better sleep = better skin

Discover six easy ways to up your zzzzz game.

You can’t have great skin without good sleep. It’s the only time skin can truly repair itself: stress hormones taper off, giving skin time to regenerate. Collagen production ramps up, smoothing out fine lines. Human growth hormone is produced in higher volumes, too, adding muscle mass that strengthens and firms.

But for many of us, a good night’s sleep isn’t as simple as turning in earlier. Whether you can’t fall asleep or can’t stay asleep, you’re not alone: More than 70 million American adults suffer from a sleep disorder.¹

But you can sleep better! These six easy tips will take the edge off, giving you more zzzs (and improved skin):


1. Turn off electronics and dim the lights 30 minutes before bedtime.

Resist the urge to scroll through Instagram while you wind down: the blue light emitted by computers, tablets, TVs and your smartphone prevent the production of melatonin, a hormone that tells your body it’s time for bed.

2. Make your room as dark as possible and slightly cool.

Your optic nerves sense even small doses of light as you sleep. Even a sliver of light beneath the door can make your body think it’s time to wake up. Adjust the thermostat, too: your body temperature dips during sleep, so setting the temperature around 20 degrees helps you fall asleep faster.²

3. Avoid alcohol, caffeine and sugar before bed.

Alcohol-induced sleep doesn’t have the same restorative qualities for your body and brain. Caffeine is another culprit: since coffee has a half-life of five hours, 12.5% of your morning cup is still in your system 20 hours after you drink it!³ Finally, sugar causes your blood sugar to spike – leading to crashes that can impair hormone function.4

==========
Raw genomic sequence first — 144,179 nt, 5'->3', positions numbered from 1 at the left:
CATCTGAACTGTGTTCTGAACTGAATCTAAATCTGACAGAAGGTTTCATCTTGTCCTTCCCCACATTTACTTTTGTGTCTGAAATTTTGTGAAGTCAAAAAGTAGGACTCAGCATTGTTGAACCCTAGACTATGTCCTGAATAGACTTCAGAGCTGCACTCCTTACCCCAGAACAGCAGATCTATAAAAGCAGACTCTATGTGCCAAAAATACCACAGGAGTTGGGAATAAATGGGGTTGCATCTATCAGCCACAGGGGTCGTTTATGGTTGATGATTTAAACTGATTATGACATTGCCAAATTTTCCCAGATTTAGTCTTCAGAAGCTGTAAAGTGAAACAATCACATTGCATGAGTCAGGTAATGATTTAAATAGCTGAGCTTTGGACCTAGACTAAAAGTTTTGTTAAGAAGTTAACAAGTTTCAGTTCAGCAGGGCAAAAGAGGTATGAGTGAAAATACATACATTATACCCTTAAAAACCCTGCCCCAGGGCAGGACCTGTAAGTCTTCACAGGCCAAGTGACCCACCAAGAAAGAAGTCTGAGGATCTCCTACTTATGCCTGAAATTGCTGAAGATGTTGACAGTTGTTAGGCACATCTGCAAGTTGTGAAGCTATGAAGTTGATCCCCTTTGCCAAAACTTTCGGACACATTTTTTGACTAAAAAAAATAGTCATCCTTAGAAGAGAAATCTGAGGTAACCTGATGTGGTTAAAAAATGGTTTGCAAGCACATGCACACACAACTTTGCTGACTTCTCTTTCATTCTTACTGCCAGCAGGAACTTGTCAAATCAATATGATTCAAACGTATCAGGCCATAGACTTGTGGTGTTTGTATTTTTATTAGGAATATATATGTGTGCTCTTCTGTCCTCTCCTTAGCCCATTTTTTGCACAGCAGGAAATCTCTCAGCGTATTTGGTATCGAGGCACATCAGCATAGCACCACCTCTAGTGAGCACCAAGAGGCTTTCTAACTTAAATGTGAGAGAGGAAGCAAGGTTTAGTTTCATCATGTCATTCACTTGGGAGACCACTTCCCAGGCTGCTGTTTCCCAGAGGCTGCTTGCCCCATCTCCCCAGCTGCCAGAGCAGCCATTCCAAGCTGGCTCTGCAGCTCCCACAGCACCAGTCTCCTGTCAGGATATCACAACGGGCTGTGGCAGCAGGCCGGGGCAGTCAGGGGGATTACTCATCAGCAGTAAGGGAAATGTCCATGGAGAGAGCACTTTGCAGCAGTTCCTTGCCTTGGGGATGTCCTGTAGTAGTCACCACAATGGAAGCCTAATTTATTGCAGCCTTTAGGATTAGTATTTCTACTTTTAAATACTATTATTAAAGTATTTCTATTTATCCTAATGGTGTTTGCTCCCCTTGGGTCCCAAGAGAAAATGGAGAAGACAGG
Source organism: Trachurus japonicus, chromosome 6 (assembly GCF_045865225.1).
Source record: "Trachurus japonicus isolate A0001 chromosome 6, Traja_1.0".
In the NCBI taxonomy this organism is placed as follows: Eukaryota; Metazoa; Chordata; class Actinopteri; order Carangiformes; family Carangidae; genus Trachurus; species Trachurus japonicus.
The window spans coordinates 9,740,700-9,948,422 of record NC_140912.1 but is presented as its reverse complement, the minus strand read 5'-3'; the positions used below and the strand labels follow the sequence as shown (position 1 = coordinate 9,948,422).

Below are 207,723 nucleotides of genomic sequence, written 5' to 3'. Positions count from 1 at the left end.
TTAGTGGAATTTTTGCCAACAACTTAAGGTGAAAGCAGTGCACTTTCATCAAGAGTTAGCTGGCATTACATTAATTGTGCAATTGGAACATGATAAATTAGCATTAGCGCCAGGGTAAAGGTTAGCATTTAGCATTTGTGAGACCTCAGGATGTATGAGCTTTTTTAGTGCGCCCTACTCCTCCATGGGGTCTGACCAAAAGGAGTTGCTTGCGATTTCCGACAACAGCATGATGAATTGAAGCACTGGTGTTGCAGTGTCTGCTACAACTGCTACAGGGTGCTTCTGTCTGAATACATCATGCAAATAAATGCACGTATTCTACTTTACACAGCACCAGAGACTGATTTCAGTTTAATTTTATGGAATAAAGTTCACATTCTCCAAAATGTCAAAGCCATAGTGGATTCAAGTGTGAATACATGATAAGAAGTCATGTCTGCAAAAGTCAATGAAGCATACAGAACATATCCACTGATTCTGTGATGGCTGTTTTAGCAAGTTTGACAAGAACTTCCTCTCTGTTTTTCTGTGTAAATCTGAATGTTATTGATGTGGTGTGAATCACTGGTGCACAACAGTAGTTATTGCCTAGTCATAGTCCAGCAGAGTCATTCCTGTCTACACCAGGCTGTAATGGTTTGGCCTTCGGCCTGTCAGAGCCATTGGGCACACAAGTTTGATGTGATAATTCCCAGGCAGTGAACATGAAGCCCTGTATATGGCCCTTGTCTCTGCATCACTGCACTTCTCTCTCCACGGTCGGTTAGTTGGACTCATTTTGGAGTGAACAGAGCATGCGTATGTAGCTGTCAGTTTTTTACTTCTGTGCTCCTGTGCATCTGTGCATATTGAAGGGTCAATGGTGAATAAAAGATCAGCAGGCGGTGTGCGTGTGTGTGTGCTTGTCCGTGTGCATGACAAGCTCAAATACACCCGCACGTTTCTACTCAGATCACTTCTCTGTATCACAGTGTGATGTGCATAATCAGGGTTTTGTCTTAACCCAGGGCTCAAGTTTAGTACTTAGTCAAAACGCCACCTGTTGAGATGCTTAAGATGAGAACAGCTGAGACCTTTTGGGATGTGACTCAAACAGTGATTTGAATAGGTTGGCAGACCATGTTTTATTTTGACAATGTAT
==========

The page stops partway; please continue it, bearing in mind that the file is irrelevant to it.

4. Breathe deeply to calm and relax your body.

Our breathing slows and deepens when we sleep – so practice some deep breathing beforehand to help your body get ready for some zzzzs. You can also try sounds that helps induce relaxing, restorative sleep for glowing skin by morning.

5. Go to sleep and wake up at the same time each day.

Our bodies’ circadian rhythms, or internal clocks, last twenty-four hours. Some studies show that skin cells abide by 24-hour clocks, too.5 Disrupting the cycle by going to bed early one night and late the next throws our bodies off, giving skin too little time to regenerate.

6. In the morning, seek out bright light to help regulate your biological clock.

Light tells your body it’s time to wake up, helping circadian rhythms keep up with reality. Turn on lights as you get dressed, open blinds while brushing your teeth, or invest in a “sunrise clock” – an alarm clock that gradually brightens your room before it wakes you up in the morning.